“OAL” stands for the Office of Administrative Law. The New Jersey Office of Administrative Law oversees the proper running of New Jersey state agencies. The New Jersey Motor Vehicle Commission (formerly the New Jersey Division of Motor Vehicles) is one of those agencies.
One of the functions of the Office of Administrative Law is to help resolve contested cases that arise from New Jersey State agencies. These contested cases are handled by Administrative Law Judges. Lawyers usually refer to Administrative Law Judges as simply “ALJ.”
An elaborate set of rules exists by which contested cases in the Office of Administrative Law are handled. In many ways, these rules parallel rules applicable to regular courts. But in many ways, differences exist. These differences affect how contested matters proceed, as well as rules of evidence in actual hearings.
When an OAL hearing concludes, the ALJ issues an initial decision. The OAL notifies the parties of that decision. This initial decision is not binding on the administrative agency. Administrative agencies, such as the New Jersey Motor Vehicle Commission, can accept, reject, or modify the decision of the ALJ.
Since the MVC is not bound by the ALJ's decision, why submit a contested case to the ALJ at all, you may wonder. Actually, very important reasons exist for that procedure. Remember that the prehearing conference is conducted by an MVC “driver improvement analyst.” Unlike the driver improvement analyst, the ALJ is not an MVC employee. The ALJ is not beholden to the MVC Chief Administrator for evaluations of job performance, and advancement. The ALJ is thus often in a better position to provide an impartial independent ruling, both in appearance and in reality. And when the ALJ decides contested issues in the driver's favor, the MVC in fact often adopts the ALJ's rulings.
Even when the MVC rejects favorable decisions by the ALJ, those decisions can still provide an important benefit to the driver. No formal record exists in the conference with the driver improvement analyst. With the ALJ, however, every word spoken, and every exhibit received, becomes part of a formal record. If the ALJ decision is unfavorable to the driver, or if the MVC rejects the ALJ's favorable ruling, the OAL process gives the driver his or her only opportunity to establish the needed record for appeal to the court.
Let's recapitulate: The New Jersey Motor Vehicle Commission (MVC) sends you a notice of proposed suspension. You (or your lawyer) notifies the MVC that you want a hearing. Your notification contains one or more contested facts, or other reasons why the suspension should not take effect as proposed. You meet, perhaps with your lawyer, with an MVC analyst. The analyst proposes a resolution of the matter. You reject it. The matter is referred to the Office of Administrative Law. With each new stage in the proceedings, the importance of having a lawyer becomes greater and greater. If you have not had a lawyer to this point, you desperately need one now.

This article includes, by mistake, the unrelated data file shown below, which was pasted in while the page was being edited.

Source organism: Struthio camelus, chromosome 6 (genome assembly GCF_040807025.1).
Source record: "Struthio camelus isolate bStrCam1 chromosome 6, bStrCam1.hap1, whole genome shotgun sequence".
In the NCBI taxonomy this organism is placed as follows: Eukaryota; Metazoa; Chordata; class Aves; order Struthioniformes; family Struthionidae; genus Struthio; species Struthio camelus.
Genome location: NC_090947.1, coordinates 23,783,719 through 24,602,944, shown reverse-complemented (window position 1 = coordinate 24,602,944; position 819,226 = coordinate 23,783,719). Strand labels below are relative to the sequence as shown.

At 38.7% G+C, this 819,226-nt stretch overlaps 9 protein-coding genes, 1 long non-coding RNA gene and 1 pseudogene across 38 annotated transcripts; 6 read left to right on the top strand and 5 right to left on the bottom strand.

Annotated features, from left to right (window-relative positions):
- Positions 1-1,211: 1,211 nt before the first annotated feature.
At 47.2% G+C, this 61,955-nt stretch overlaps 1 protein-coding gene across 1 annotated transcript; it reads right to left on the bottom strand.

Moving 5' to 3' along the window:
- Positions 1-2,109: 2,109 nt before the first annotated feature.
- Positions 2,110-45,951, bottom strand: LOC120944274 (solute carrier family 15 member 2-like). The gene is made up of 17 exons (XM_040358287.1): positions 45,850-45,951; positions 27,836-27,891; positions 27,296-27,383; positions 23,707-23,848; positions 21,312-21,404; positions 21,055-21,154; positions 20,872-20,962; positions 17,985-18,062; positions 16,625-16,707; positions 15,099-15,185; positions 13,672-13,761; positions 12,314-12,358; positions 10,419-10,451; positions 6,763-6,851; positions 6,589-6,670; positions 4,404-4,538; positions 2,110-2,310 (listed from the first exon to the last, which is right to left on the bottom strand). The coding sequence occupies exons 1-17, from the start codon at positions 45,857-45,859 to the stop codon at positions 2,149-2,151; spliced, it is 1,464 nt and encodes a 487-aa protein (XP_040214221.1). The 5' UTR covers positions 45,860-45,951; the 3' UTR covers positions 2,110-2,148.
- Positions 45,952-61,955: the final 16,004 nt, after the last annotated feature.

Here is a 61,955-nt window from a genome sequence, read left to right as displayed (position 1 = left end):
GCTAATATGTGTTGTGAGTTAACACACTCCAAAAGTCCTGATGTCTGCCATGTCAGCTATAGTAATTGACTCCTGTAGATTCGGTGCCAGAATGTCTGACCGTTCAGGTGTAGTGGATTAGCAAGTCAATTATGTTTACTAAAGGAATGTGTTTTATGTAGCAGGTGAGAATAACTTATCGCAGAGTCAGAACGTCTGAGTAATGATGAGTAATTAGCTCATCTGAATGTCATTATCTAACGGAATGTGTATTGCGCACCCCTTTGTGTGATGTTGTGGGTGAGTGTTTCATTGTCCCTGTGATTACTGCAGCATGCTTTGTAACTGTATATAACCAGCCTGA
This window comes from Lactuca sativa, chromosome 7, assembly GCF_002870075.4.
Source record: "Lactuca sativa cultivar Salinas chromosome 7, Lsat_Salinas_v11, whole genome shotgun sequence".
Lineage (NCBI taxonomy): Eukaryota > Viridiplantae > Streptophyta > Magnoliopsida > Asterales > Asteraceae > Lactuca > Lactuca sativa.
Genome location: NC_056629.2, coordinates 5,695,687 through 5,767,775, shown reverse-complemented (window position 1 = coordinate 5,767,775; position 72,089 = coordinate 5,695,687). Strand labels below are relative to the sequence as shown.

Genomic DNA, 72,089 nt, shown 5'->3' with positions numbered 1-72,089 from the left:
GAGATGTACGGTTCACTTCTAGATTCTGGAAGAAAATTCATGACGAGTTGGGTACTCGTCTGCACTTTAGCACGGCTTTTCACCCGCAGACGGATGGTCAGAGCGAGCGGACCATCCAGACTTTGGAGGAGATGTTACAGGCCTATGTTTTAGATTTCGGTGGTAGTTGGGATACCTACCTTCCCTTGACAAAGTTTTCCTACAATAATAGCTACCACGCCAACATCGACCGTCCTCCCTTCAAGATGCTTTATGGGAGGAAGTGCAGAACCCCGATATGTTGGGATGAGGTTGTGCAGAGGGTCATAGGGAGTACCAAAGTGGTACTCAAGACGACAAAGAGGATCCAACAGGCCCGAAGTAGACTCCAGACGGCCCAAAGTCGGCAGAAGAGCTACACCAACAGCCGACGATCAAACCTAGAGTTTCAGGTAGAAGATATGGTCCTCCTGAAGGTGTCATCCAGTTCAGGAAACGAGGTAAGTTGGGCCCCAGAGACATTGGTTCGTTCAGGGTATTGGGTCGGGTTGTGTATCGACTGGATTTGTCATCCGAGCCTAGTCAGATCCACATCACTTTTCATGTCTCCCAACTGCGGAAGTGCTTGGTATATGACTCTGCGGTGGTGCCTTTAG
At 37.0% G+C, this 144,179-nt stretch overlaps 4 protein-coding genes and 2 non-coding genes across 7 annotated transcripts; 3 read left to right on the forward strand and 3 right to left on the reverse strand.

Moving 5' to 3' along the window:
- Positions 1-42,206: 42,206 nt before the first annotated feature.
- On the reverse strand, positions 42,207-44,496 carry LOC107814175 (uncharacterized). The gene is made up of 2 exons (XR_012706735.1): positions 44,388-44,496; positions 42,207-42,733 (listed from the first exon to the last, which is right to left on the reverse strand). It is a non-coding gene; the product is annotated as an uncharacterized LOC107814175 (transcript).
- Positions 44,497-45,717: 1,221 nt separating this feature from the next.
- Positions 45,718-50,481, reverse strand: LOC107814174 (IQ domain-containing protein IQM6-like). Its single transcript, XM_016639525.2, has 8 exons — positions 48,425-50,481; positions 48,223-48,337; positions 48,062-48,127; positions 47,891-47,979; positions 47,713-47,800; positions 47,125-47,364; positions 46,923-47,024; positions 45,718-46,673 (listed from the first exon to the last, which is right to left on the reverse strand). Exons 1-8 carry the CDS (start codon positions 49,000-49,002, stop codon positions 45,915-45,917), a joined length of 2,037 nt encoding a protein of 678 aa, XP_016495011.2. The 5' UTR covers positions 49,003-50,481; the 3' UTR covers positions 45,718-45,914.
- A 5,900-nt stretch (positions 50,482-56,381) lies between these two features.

The administrative law judge conducts a hearing. You have the opportunity bring witnesses to the hearing, to testify on your behalf. You have the opportunity to testify on your own behalf. You also have the opportunity to cross examine whatever witnesses testify on behalf of the New Jersey Motor Vehicle Commission. The administrative law judge renders a decision. You are satisfied with the decision, and MVC accepts it. Or you are satisfied with the decision but MVC rejects it. OR you are dissatisfied with the decision. You then have the opportunity to tell the MVC why that agency should not adopt decision of the administrative law judge. Eventually, the New Jersey MVC imposes the finding of the administrative law judge, or even something more severe, or something less severe. These proceedings span a period of many months. In many cases, while all this is happening, your New Jersey drivers license remains valid; your right to drive in New Jersey is preserved.
The ruling of the MVC at that point, whatever it is, constitutes the final administrative action. All of the proceedings until this point have been administrative proceedings. It is only at that point that you first have a right to take your case to court. The court to which you take your case would be the Appellate Division of the Superior Court of New Jersey.
Lawyers in the Law Offices Allan Marain handle matters in the New Jersey OAL, as well as in the Appellate Division of the Superior Court of New Jersey. These lawyers have combined experience that exceeds sixty-five years. Mr. Epting himself was, for many years, an OAL hearing officer. Lawyers in the Law Offices of ALlan Marain have the knowledge and the skill needed to provide first rate representation in contested MVC matters. Call them.
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